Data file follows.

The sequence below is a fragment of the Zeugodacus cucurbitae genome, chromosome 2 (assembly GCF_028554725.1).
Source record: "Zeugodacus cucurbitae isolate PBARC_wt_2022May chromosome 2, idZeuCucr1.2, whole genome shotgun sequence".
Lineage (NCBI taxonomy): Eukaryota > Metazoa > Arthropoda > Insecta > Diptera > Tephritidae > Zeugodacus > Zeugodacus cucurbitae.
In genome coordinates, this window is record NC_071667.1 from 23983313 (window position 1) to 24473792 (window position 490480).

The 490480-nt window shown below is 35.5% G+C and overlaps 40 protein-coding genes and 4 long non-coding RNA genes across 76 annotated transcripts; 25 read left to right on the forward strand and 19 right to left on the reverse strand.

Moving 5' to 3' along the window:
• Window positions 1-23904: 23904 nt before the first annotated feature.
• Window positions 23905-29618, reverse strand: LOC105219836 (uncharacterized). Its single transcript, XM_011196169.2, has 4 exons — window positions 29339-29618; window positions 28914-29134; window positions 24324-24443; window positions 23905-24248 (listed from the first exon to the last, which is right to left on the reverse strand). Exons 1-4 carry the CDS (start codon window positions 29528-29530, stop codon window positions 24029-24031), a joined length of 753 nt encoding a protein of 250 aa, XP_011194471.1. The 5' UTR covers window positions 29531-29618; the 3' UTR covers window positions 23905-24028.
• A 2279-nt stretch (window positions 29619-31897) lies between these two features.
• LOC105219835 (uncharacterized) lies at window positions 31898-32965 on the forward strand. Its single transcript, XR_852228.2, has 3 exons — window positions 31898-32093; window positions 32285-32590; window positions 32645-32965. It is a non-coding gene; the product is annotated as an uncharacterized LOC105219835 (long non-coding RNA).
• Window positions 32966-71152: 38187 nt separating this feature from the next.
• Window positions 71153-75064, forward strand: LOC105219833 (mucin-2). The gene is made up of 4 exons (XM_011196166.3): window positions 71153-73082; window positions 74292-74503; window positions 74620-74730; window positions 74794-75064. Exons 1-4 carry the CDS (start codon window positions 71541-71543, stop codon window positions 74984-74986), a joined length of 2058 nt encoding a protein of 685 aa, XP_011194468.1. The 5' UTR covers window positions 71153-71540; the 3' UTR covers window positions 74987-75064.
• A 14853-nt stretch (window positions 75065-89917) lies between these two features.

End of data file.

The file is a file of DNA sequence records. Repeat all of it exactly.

The sequence below is a fragment of the Zeugodacus cucurbitae genome, chromosome 2 (assembly GCF_028554725.1).
Source record: "Zeugodacus cucurbitae isolate PBARC_wt_2022May chromosome 2, idZeuCucr1.2, whole genome shotgun sequence".
Lineage (NCBI taxonomy): Eukaryota > Metazoa > Arthropoda > Insecta > Diptera > Tephritidae > Zeugodacus > Zeugodacus cucurbitae.
In genome coordinates, this window is record NC_071667.1 from 23983313 (window position 1) to 24473792 (window position 490480).

The 490480-nt window shown below is 35.5% G+C and overlaps 40 protein-coding genes and 4 long non-coding RNA genes across 76 annotated transcripts; 25 read left to right on the forward strand and 19 right to left on the reverse strand.

Moving 5' to 3' along the window:
• Window positions 1-23904: 23904 nt before the first annotated feature.
• Window positions 23905-29618, reverse strand: LOC105219836 (uncharacterized). Its single transcript, XM_011196169.2, has 4 exons — window positions 29339-29618; window positions 28914-29134; window positions 24324-24443; window positions 23905-24248 (listed from the first exon to the last, which is right to left on the reverse strand). Exons 1-4 carry the CDS (start codon window positions 29528-29530, stop codon window positions 24029-24031), a joined length of 753 nt encoding a protein of 250 aa, XP_011194471.1. The 5' UTR covers window positions 29531-29618; the 3' UTR covers window positions 23905-24028.
• A 2279-nt stretch (window positions 29619-31897) lies between these two features.
• LOC105219835 (uncharacterized) lies at window positions 31898-32965 on the forward strand. Its single transcript, XR_852228.2, has 3 exons — window positions 31898-32093; window positions 32285-32590; window positions 32645-32965. It is a non-coding gene; the product is annotated as an uncharacterized LOC105219835 (long non-coding RNA).
• Window positions 32966-71152: 38187 nt separating this feature from the next.
• Window positions 71153-75064, forward strand: LOC105219833 (mucin-2). The gene is made up of 4 exons (XM_011196166.3): window positions 71153-73082; window positions 74292-74503; window positions 74620-74730; window positions 74794-75064. Exons 1-4 carry the CDS (start codon window positions 71541-71543, stop codon window positions 74984-74986), a joined length of 2058 nt encoding a protein of 685 aa, XP_011194468.1. The 5' UTR covers window positions 71153-71540; the 3' UTR covers window positions 74987-75064.
• A 14853-nt stretch (window positions 75065-89917) lies between these two features.